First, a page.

9. Don’t go to a college that has majors whose graduates do not get jobs

Ask the employment rate of recent graduates in the majors that interest you. If they don’t know, then you shouldn’t go. Don’t borrow money to find yourself unable to get a good job.

10. Don’t go to a college that mostly hires its own (or only a few other schools’) graduates

There are Christian colleges that are so narrow in terms of their hiring that they cannot mentor you for the real world. Working with the graduates of the same teachers cannot give you the breadth of perspective you need.

Take a look on-line at where the faculty got their graduate degrees. Too many from the same few schools is a problem. It can even be a sign of fraud.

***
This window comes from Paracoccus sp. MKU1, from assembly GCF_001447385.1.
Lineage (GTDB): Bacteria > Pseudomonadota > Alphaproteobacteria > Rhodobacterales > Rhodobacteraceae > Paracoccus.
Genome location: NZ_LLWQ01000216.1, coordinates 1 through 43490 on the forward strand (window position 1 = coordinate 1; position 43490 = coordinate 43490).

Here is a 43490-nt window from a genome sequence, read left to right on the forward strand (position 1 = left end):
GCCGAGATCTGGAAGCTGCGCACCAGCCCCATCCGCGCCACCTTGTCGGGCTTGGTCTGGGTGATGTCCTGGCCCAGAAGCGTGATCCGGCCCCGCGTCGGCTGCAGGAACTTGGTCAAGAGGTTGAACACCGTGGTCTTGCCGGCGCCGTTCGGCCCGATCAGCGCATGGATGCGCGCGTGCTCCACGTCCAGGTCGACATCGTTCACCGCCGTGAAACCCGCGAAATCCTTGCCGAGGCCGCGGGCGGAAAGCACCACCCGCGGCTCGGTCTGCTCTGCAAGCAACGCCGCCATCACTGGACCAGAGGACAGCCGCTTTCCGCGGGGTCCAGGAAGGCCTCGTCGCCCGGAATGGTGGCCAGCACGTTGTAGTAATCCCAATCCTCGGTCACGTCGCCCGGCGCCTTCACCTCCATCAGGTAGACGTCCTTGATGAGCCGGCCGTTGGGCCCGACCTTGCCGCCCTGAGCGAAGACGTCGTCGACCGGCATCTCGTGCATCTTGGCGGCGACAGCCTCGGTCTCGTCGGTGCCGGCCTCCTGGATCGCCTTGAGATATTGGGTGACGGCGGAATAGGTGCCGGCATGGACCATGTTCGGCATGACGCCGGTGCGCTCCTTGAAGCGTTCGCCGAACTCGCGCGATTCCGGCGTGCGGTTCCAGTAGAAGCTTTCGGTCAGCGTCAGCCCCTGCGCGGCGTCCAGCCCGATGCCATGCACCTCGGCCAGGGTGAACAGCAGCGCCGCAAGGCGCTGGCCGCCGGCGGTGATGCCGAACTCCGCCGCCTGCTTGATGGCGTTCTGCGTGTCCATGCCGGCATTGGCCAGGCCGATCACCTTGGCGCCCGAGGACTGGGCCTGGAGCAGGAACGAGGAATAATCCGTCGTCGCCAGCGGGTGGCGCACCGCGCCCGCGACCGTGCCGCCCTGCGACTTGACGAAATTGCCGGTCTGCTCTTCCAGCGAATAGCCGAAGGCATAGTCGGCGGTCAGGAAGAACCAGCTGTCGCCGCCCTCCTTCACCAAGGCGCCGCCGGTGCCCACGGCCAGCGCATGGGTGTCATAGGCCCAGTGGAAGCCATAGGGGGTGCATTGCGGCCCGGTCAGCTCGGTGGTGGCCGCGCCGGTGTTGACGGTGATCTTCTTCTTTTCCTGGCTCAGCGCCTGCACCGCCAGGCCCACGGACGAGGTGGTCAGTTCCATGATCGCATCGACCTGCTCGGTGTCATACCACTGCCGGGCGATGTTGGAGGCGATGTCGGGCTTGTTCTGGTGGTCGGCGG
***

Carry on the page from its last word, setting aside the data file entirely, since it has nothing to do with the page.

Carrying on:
Not everyone needs to go to college and not everyone should. If you should, then picking the right school is vital. Don’t be afraid to ask your chosen school hard questions. If they resent it, then they are not the school for you.

Find professors and administrators who love their school and job and you won't be sorry. 

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John Mark Reynolds

John Mark Reynolds

John Mark Reynolds is the provost of Houston Baptist University. Prior to joining HBU, he was the founder and director of the Torrey Honors Institute, and Associate Professor of Philosophy, at Biola University. In 1996 he received his Ph.D. in Philosophy from the University of Rochester. When Athens Met Jerusalem: An Introduction to Classical and Christian Thought. John Mark and his wife, Hope, have four homeschooled children: L.D., Mary Kate, Ian and Jane.

The opinions and arguments of our contributing writers do not necessarily reflect those of the Institute or its leadership.